Writing in the BMC Public Health journal, researchers from the University of Wollongong said they wanted to explore the “salient beliefs” of adults who had completed a weight loss trial (with intensive nutrition education over 12 months) regarding both traditional and functional dairy products.
Nolan-Clarke et al. then compared this group’s perspectives with those of a similarly sized control group not exposed to an intensive education course.
The team began from the standpoint that, as they described it, inadequate dairy product consumption without dietary substitution may have deleterious health consequences.
They also referenced literature linking dairy products to a decreased risk of osteoporosis (R.P Heaney 2000) and metabolic syndrome (Elwood et al. 2007).
Functional benefits questioned
For the current study, Australian participants were asked questions relating to dairy products within six focus groups. Half included weight-loss trial completers (15 participants all over 40 years old) and three control groups comprised university employees from the same region (14, of whom four were under 40 years-old).
Results showed that non-trial participants perceived dairy foods as weight-inducing. They also displayed a “high degree of scepticism” regarding the potential beneficial health effects of functional dairy products, while the removal of products from their ‘natural’ state was another key factor impeding consumption.
And while trial participants also expressed some scepticism as to functional dairy efficacy and a preference for more ‘natural’ products, the team found that this group was more open to plant-sterol containing products and calcium-enriched milk and dairy products.
Non-trial participants also reported that they believed calcium and bone health were the key health benefits attributable to dairy food consumption, with few other health benefits identified.
The academics said these perceptions mirrored previous focus group feedback (Hagy et al. 2000) whereby women attributed dairy health benefits to calcium, and failed to identify other nutrients such as protein of specific vitamins and minerals present within dairy products.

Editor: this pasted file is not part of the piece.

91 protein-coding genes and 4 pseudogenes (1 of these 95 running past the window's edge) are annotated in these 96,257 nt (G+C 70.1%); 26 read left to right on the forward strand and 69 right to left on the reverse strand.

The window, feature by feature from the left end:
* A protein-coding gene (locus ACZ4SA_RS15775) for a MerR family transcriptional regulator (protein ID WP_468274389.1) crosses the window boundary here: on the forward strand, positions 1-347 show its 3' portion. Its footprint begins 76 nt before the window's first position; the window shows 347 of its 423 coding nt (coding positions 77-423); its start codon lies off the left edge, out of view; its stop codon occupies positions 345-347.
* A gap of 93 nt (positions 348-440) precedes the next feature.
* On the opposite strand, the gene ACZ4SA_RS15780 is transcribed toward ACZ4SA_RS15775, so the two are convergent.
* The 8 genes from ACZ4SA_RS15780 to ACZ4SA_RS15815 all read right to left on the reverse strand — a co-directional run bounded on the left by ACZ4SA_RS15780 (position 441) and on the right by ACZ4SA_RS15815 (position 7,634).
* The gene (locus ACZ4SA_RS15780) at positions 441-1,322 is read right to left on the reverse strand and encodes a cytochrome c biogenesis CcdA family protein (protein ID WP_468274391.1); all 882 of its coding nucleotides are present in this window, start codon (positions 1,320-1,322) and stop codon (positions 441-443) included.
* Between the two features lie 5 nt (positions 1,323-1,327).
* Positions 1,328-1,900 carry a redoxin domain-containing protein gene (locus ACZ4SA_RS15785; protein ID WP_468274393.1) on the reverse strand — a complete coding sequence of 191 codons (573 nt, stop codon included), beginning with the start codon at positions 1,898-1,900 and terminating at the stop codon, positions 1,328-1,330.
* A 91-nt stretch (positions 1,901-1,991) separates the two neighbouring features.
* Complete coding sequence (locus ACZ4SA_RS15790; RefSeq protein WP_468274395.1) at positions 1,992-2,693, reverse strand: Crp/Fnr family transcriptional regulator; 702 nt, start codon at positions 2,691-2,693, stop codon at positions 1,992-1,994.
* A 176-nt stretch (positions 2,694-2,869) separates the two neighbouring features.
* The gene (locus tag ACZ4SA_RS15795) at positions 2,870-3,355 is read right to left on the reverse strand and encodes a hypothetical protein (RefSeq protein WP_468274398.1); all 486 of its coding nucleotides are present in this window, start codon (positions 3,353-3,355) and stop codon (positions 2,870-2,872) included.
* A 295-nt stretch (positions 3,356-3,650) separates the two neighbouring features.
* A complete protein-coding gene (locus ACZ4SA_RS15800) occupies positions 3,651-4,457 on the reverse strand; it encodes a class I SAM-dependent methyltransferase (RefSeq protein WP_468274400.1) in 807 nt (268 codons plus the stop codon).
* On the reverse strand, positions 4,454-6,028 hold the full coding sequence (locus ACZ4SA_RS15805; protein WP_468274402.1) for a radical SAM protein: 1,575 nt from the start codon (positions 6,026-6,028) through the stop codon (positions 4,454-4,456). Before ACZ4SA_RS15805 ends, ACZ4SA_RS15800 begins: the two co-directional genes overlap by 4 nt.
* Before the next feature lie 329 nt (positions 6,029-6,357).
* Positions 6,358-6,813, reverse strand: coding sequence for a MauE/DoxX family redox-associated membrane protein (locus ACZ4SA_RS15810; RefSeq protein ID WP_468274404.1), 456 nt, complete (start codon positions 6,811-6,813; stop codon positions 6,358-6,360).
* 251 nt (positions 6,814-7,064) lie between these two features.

Nolan Clarke et al. wrote: “In contrast, the trial participants identified health benefits attributable to dairy products beyond bone health. Dairy foods were seen as a significant source of protein, vitamins and minerals. This may reflect the extent of nutrition education received by this group.”
Trial participants also discussed several health benefits related to dairy foods, were better versed in translating product labels and more confident in their ability to incorporate dairy foods into diets, the researchers found.
Weight management debate
Several members of the non-trial group also said they perceived dairy products as “fattening and mucous producing”, which the academics said was a challenge for nutrition professionals, particularly given public health recommendations to consume a reduced fat diet.
“This finding does not reflect literature in the nutrition science domain which suggests a potential weight loss effect associated with the consumption of dairy products. Furthermore, dairy fat has been associated with favourable metabolic profiles in large population studies.”
In conclusion, the academics said: “This study provides a proof of concept indication that nutrition education may improve attitudes towards dairy products and may thus be an important target for public health campaigns seeking to increase intake of this food group.”
But Nolan-Clark et al. called for further research as to the role nutrition education played in shaping consumer beliefs. They also noted the relatively small sample size of their study, and the fact that the two assessed groups were not matched for weight status, with trial participants overweight on average.
Title: ‘Consumers’ salient beliefs regarding dairy products in the functional food era: a qualitative study using concepts from the theory of planned behaviour’.
Authors: D.J Nolan-Clark, E.P Neale, Y.C Probst, K.E Charlton, L.C Tapsell.
Source: BMC Public Health 2011, 11:843 doi:10.1186/1471-2458-11-843, published online ahead of print on November 3.